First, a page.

It’s almost a given. Go to the head of a university or college system in Tarrant County, and you’ll see a woman in the top job. 

At University of Texas at Arlington, Texas Wesleyan University, Tarrant County College, University of North Texas Health Science Center at Fort Worth, and Tarleton State University Fort Worth, a woman leads the campus efforts. 

All these women came together for the “Women in Leadership” series, organized by the Fort Worth Hispanic Chamber of Commerce. The leaders talked about their career trajectory, their quest to find work life balance, and their commitment to education and learning.

“When we introduce these phenomenal women, it’s about students. It’s about people. It’s about those that we serve. It’s about getting up every single day and wanting to ensure that people … have the opportunity to pursue an education,” said Rachael Capua, the dean of Tarleton State Fort Worth. Capua is not the president of the university, but she leads the Tarleton campuses in Fort Worth, Waco and Bryan.

The five women on that panel may defy national statistics. Around a third of college presidents nationwide are women, and 28% of all college presidents are non-white, according to a 2023 study on college presidents conducted by the American Council on Education. The percentage of women college presidents — around 33% in 2023 — climbed up about 10 percentage points from 2006. The higher education group characterizes trends in diversifying the college presidency as a “slow march” to parity and equity.

Here in Tarrant County, both TCC Chancellor Elva LeBlanc and Capua are Mexican American, while Sylvia Trent-Adams, the president of UNT Health Science Center, is the first Black woman to lead a health science center in Texas. 

The top positions at Texas Christian University — chancellor and president — are held by men, as is the top position at Texas A&M University School of Law. Of the six campuses that make up the Tarrant County College system, there are two women presidents and four presidents of color.

  • Chancellor Elva LeBlanc

    Tarrant County College Ph.D. in early childhood education (University of North Texas)

  • President Emily Messer

    Texas Wesleyan University Ed.D. in higher education administration (University of Alabama)

  • President Jennifer Cowley

    University of Texas at Arlington Ph.D. in urban and regional science (Texas A&M University)

  • Dean Rachael Capua

    Tarleton State University Fort Worth Ed.D. in department of educational leadership and policy (Southern Methodist University)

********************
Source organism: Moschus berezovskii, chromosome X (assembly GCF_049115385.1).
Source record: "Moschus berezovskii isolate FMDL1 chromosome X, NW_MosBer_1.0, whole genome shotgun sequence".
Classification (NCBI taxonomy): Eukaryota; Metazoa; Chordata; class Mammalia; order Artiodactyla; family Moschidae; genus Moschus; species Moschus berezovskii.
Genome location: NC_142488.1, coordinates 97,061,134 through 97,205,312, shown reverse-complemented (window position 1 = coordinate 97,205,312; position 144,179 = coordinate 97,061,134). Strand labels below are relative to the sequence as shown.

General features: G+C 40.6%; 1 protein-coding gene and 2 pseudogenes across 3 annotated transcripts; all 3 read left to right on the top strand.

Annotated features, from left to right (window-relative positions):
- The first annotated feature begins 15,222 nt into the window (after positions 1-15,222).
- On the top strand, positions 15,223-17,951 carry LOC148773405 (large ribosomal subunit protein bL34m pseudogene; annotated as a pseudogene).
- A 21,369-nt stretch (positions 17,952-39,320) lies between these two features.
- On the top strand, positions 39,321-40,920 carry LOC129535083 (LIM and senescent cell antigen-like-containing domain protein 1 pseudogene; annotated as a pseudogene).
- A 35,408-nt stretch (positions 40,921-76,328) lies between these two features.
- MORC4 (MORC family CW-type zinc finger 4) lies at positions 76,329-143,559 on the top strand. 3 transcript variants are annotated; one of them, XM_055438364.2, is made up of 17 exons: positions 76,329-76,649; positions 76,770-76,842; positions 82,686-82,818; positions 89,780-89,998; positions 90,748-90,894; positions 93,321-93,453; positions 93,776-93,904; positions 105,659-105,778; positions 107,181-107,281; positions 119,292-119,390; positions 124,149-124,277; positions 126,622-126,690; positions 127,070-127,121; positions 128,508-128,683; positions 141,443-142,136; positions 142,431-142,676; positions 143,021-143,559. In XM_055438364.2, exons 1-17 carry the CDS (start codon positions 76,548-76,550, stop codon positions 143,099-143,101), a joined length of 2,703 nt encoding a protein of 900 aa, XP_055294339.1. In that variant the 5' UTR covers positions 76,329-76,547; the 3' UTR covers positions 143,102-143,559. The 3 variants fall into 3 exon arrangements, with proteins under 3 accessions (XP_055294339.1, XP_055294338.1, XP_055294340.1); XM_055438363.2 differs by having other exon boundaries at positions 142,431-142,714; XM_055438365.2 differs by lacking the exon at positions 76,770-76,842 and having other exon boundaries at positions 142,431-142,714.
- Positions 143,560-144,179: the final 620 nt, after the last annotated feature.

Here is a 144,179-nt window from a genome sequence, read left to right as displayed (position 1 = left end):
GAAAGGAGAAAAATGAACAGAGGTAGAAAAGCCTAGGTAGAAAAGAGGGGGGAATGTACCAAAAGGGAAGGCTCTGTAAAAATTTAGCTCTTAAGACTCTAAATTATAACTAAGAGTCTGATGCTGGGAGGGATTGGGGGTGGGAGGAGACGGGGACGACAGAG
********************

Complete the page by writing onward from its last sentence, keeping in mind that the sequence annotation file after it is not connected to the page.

• President Sylvia Trent-Adams

    University of North Texas Health Science Center at Fort Worth Ph.D. in public policy (University of Maryland, Baltimore County)

The women talked about their steady climb up the career ladder. And for some of them, there wasn’t even a ladder in sight at first.

“I’m a graduate of Arlington, Martin High School. And I was pretty darn immature. I had no clue what I was going to do. None of my high school teachers would have ever, ever predicted that I would be sitting (on this stage),” said UTA President Jennifer Cowley. “I knew I wanted to go to college, but I didn’t know what I wanted to do.” 

It was through finding the right courses, and getting the right faculty mentor that put her on her path. Texas Wesleyan President Emily Messer as an undergraduate was mentored by her college president at Jacksonville State University. It was through that mentorship that in her junior year in college, she set her sights on becoming a college president. 

“And it wasn’t because of the title or the position. It was because I saw the difference that my university president was making in my life, and the lives of the students on campus and I wanted to live in that arena, I wanted to have that opportunity,” said Messer.

Trent-Adams of the UNT Health Science Center, who was a nurse officer in the U.S. Army, was prescriptive and candid with her advice.

“I’ve learned the hard way that it takes a village,” said Trent-Adams. “I would say to all the women leaders in this room, build your village. Start early in your career, because those who start with you may not be able to go with you.”

Also through talking to her friends in leadership positions, she’s come to a conclusion.

“My theory is that you can have it all, maybe not all at the same time,” said Trent-Adams. “What I mean by that is that when you’re driving hard on mission, something has to be less of a priority. But you have to always be very intentional about your priorities and not let things get away from you.”

And that balance could include bringing your kids to the college campus or making date nights with your significant other attending college events, Cowley said, sometimes with the same “boring chicken dinner” and sometimes at an event that is “pretty fantastic.”

Throughout the talk, the women mostly focused outward, rather than on their personal  journeys. They talked about leading with compassion and making hard decisions through a collaborative process. One common thread in the conversation was the women’s commitment to their students and their love of learning.

“And that’s the great part about education. Education speaks to hope. It speaks to creating a better life for everyone,” said Tarrant County College Chancellor LeBlanc. “I think about that every single morning as I get up and bring all my passion to work.”

The event ended with a question from a rising high school senior on how the leaders encourage others to pursue higher education. The women leaders talked about the transformative path that college creates, and how people don’t have to travel far to find the school that’s the right fit for them.

Higher education reporter at Fort Worth Report in partnership with Open Campus.